And that’s it. It really is glorious. The AngularJS team really distilled the client-side template problem to its essence and produced an elegant solution. But don’t take my word for it. Check out the win list below.

Win List

Look at all the prizes you won by using AngularJS:

  1. CSS classes are just for CSS now.
    You used to abuse the HTML class attribute so you could find elements in the DOM with jQuery. Now, your class attributes are only for CSS. You don’t have to wonder anymore whether a particular class is used by JavaScript or CSS. The answer is always CSS: The way nature intended
  2. No <script> hacks.
    You don’t have to trick the browser into ignoring your client-side templates anymore. Don’t you feel cleaner?
  3. Client side templates are cohesive with your page
    You used to have a pile of client-side template files scattered throughout your project, or all crammed into your HTML <head>. Now they are right in the page, exactly where you wanted to read them in the first place.
  4. You don’t have to name every template
    You used to name each <script> element with an “id” attribute to make it findable by jQuery. You can nuke those strings in your JavaScript and HTML, and not worry about them getting out-of-sync.
  5. You have control over the scope of your JavaScript
    Previously you had to worry about your jQuery selectors casting too wide a net and selecting elements beyond what you intended. For example, suppose there happened to be an element in the page somewhere with class “animal”, and you didn’t know about it. Then you wrote a jQuery selector like $(“.animal”). Boom, you just mofidied an element you didn’t intend to. With AngularJS, your JavaScript cannot reach outside the ng-controller demarkation.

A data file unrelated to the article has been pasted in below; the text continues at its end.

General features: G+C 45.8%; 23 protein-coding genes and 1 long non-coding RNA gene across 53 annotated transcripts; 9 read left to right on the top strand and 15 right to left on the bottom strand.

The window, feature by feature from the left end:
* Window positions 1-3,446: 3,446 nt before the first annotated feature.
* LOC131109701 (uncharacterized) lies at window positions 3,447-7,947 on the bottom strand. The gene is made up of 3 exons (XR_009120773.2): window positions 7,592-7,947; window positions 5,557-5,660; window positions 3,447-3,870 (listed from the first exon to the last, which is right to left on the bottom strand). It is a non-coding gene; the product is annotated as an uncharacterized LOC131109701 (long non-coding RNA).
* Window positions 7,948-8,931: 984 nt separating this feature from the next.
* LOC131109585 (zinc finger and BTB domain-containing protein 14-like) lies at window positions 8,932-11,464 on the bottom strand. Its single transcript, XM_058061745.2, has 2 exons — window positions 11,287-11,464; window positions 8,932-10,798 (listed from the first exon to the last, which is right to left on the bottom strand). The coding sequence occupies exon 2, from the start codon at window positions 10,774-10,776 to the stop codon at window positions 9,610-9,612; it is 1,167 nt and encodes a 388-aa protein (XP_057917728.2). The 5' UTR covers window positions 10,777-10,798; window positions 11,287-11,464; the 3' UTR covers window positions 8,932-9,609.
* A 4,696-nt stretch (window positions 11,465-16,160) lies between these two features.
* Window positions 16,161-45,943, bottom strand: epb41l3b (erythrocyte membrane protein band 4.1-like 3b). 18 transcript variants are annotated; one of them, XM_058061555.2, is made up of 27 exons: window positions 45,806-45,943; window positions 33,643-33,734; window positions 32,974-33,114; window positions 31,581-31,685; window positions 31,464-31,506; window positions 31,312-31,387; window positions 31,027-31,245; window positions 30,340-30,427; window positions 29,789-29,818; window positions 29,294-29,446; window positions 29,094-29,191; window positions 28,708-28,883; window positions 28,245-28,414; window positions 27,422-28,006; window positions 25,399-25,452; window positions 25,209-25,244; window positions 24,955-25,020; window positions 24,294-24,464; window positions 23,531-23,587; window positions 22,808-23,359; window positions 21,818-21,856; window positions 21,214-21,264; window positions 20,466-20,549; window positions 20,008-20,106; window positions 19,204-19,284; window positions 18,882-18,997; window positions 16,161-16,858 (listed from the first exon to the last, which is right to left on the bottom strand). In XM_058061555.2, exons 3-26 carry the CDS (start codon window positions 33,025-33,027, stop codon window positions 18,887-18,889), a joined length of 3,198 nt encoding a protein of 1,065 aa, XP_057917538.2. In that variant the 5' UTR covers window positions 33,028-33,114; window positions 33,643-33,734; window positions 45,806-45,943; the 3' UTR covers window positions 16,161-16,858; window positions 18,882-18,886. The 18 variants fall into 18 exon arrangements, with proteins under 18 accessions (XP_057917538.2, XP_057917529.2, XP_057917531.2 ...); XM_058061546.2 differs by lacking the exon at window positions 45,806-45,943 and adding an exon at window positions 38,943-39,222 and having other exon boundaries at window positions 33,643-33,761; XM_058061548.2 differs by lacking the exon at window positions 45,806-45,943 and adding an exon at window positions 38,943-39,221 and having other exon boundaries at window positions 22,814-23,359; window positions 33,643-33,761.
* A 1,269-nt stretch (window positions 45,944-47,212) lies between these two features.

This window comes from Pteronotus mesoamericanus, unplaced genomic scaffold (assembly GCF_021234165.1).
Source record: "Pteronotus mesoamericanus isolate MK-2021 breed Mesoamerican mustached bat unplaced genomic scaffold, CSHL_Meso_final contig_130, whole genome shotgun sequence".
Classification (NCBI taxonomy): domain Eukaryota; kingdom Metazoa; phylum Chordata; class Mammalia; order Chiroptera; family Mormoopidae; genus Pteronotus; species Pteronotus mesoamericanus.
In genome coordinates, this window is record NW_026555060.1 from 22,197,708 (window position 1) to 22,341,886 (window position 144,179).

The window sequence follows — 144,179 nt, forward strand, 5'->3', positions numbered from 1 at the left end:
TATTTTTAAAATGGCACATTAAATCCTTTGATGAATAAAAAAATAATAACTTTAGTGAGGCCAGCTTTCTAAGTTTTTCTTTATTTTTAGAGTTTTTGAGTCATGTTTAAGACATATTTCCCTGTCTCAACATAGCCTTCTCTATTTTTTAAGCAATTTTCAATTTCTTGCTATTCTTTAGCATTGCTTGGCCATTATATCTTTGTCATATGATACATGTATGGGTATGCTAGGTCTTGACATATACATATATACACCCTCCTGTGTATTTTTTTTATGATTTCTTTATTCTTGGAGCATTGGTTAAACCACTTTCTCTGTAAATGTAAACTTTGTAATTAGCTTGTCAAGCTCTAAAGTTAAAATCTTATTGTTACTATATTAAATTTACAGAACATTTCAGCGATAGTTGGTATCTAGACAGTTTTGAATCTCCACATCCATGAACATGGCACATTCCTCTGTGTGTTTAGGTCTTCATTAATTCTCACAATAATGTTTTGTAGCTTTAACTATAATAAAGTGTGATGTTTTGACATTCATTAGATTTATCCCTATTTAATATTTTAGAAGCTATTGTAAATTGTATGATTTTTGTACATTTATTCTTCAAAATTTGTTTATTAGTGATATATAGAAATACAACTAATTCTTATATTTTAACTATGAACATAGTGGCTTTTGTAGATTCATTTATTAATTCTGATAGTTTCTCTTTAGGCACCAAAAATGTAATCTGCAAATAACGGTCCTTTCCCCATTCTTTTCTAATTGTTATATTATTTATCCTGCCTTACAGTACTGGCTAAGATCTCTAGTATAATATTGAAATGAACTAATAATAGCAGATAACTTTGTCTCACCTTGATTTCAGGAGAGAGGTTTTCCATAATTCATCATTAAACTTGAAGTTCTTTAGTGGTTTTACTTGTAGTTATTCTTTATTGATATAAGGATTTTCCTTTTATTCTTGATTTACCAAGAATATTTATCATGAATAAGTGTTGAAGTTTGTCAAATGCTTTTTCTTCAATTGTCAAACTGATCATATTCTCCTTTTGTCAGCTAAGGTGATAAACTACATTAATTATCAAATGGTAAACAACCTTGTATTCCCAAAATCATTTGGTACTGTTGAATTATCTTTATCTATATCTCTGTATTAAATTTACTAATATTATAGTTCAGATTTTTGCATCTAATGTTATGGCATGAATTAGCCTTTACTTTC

6. You don’t have to remember to clean up HTML on refresh
    Let’s say I want to refresh the animal list in this example. Under jQuery, I have to remember to do this: $("#my-list-of-animals").html("") before I start .append()ing new animals. In AngularJS, I just replace $scope.animals with the newly downloaded list, and it automatically clears out the old HTML.
  7. Your JavaScript is cleaner
    Your JavaScript has no CSS selectors anymore. It used to be littered with strings to locate elemenents in the DOM. Now it’s just got business logic. Pure, sweet business logic.
  8. You can unit test your JavaScript without a DOM
    I should have mentioned this first. Notice how my JavaScript has no knowledge of a DOM? It doesn’t even know there’s HTML involved at all. This makes it much easier to unit test, because you don’t need to load a big chunk of fixture HTML to test your JavaScript. AngularJS provides some great docs on testing too.

Almost Too Humble

I started reading about AngularJS and re-working parts of my projects to use it in earnest only a few weeks ago. A day into the effort, the light bulb went on for me:

I’ve been doing this all wrong

At that point, I started to wonder why the AngularJS team didn’t write article after article with the same title: “You’re Doing It Wrong”. And that’s what inspired me to write this.

So there you have it. An opinionated blog post about an opinionated framework.